With Taliban Bombing, Is Kabul Still Contested?


This morning, a suicide bomber drove what the Taliban said were 1,600 pounds of explosives into a NATO convoy in Kabul, killing 18 people, including five Americans. The Taliban said that the attacker was from Kabul, Afghanistan's capital city and the home of the international mission to secure Afghanistan for almost a decade. As the U.S.-led International Security Assistance Force (ISAF) endeavors to expand its efforts in the country's troubled southern region, today's attack raises concerns about their control in the friendlier and more peaceful north.

Since the Taliban fled Kabul in the first weeks of the late 2001 invasion, the city has been a turbulent but relatively reliable home for the international mission and for the Afghan national government. With curated gardens and a substantial downtown district, Kabul is far from the war-torn crater many Westerners assume all of Afghanistan to be. Its population is predominantly ethnic Tajik, whereas the Taliban is largely Pashtun. The city is home to heavy military patrols, a substantial population of NGO workers helping to promote health and civil society, and some of the country's least troubled governance; even Afghan President Hamid Karzai's fiercest critics, who nickname him "the Mayor of Kabul," concede his government's control in the capital. That the Taliban were able to recruit within Kabul and to prepare, plan, and execute such a major attack in the city demonstrates that the group maintains access to even the least Taliban-friendly corners of Afghanistan.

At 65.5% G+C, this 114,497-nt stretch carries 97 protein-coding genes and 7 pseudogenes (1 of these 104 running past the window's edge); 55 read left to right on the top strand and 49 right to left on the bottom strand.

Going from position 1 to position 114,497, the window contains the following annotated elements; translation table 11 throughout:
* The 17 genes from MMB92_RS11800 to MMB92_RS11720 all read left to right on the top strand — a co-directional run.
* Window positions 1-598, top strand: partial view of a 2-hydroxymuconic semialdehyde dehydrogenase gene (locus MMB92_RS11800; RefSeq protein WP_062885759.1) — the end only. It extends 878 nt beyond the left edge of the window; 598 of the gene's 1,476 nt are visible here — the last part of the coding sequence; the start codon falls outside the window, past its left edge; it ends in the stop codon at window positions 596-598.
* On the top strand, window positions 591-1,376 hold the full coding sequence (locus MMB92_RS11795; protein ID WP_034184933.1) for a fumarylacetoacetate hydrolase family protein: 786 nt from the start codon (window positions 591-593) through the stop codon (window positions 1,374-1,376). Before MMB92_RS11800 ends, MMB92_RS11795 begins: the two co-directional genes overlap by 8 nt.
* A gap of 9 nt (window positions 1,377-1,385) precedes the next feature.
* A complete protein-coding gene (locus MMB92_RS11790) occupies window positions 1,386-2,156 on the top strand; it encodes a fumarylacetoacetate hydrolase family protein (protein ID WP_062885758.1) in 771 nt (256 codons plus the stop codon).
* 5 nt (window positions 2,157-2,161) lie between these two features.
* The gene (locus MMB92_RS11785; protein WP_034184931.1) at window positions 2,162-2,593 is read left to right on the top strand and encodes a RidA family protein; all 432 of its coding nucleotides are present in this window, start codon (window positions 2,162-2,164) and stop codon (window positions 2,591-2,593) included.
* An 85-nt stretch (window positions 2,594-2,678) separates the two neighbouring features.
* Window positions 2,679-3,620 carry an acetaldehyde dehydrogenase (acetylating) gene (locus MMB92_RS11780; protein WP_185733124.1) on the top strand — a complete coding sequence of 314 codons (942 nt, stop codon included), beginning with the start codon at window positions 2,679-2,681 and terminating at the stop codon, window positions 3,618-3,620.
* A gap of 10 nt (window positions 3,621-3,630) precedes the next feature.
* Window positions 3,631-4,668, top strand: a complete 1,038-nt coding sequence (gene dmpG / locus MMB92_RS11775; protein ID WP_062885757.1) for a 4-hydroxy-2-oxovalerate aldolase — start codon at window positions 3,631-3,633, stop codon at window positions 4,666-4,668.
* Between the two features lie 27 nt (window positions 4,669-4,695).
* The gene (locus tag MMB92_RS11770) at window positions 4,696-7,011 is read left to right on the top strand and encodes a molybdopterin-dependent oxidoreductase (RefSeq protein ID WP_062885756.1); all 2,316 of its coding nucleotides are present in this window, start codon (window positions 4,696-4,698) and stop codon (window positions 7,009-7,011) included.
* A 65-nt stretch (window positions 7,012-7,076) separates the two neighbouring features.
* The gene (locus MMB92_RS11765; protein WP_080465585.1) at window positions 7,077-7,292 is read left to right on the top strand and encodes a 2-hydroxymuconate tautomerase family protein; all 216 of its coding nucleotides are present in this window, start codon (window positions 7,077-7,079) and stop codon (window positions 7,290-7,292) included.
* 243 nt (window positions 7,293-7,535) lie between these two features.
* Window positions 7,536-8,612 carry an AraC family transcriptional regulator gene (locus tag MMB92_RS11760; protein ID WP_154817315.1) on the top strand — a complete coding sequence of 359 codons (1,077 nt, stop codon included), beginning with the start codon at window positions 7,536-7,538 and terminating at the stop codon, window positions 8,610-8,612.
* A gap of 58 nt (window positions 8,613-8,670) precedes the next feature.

The Taliban command-and-control structure is largely based in the regions along and across Pakistan's border, where frequent U.S. drone strikes and a recent offensive by the Pakistan military have been unable to uproot them. The Taliban maintains significant popular support in the Pashtun-heavy south of Afghanistan, where some of the world's most profitable opium fields provide the Taliban with funding and give the local population a reason to mistrust outsiders. In February, the ISAF launched its largest military operation to date in the southern district of Marjah, seeking to clear it of the Taliban and expand military control into the rest of the region. But the Taliban remain persistently lodged in Marjah, terrorizing locals and defying coalition influence. As the ISAF prepares for a Marjah-like campaign in the southern city of Kandahar, Afghanistan's capital under the Taliban, it faces perhaps its most difficult mission to date. The Taliban retain a significant presence in Kandahar and, should the assault there unfold in a similar manner as in Marjah, the ISAF will face an inflamed insurgency and an endangered population. Kandahar would require the full attention of the U.S.-led coalition and the Afghan government simply to keep from devolving into the destabilizing and persistent violence of any contested occupation.

Violence has persisted in Kabul for years and will likely continue as long as the Taliban remain a viable fighting force with country-wide reach. The U.S.-led efforts in southern Afghanistan and in the Pakistan border regions, then, are essential to reducing the Taliban's strength and ability to operate across Afghanistan, including in Kabul. As long as Afghanistan's outer reaches remain insurgent strongholds, no part of the country will really be safe from Taliban attack.

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Max Fisher is a former writer and editor at The Atlantic.

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